Journalist Curtis Waltman was researching Washington State's documents on antifa and white supremacist organizations and decided the best place to inquire would be the Washington State Fusion Center, a state-run hub for counter-terror and cyber security work and other matters ostensibly related to national security.
The government responds electronically to FOIA requests, attaching the requested documents. One can only assume a mistake was made when they sent Waltman a batch of documents entitled "EM effects on human body.zip."
"EM," in this case, refers to electromagnetic. More specifically, the documents detail "psycho-electronic" weapons.
The documents show a human diagram with descriptors of the weapon capabilities that correspond to each part of our anatomy.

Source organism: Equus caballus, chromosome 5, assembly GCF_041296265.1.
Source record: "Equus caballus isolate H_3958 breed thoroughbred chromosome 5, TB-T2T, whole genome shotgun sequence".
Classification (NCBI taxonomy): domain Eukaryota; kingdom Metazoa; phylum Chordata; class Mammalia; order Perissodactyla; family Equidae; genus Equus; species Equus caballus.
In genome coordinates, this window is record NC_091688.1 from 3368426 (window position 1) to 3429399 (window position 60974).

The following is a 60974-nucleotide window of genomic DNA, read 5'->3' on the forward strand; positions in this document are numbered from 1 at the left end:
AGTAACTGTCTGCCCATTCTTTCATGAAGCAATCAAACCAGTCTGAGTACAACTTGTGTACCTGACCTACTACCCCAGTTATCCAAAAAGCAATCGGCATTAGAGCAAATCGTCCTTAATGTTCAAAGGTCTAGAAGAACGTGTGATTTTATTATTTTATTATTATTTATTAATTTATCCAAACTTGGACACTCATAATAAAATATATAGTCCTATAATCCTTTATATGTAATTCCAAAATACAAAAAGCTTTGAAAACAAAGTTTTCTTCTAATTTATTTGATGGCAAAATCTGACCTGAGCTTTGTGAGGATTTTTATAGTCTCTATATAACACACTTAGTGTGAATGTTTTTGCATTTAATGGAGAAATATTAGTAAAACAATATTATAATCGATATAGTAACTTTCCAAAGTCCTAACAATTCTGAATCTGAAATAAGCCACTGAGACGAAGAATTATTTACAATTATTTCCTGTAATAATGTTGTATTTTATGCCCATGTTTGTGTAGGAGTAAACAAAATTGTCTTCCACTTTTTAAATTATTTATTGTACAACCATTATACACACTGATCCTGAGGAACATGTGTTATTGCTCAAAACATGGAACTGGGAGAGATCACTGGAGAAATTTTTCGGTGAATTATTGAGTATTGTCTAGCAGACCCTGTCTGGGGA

The psycho-electronic weapon supposedly can effectuate "forced memory blanking and induced erroneous actions," the reading and broadcasting of thoughts, "forced manipulation of airways, including externally controlled forced speech," itching in "hard-to-reach areas" and dream control.
The document also claims the weapon can induce a "forced orgasm." But with great power comes great responsibility, as it can apparently also be used to cause itching and "intense pain" in the genital area.
Other pages in the document depict supposed forms of the technology, including "mass and individual remote mind control via the mobile phone network and mobile phones," as well as "individual and group remote mind control via ‘black' helicopter carrying psychotronic weapons."
The documents show no indication of having originated within the US government. It's "obviously not government material," Waltman wrote, adding that it's "entirely unclear how this ended up in the release."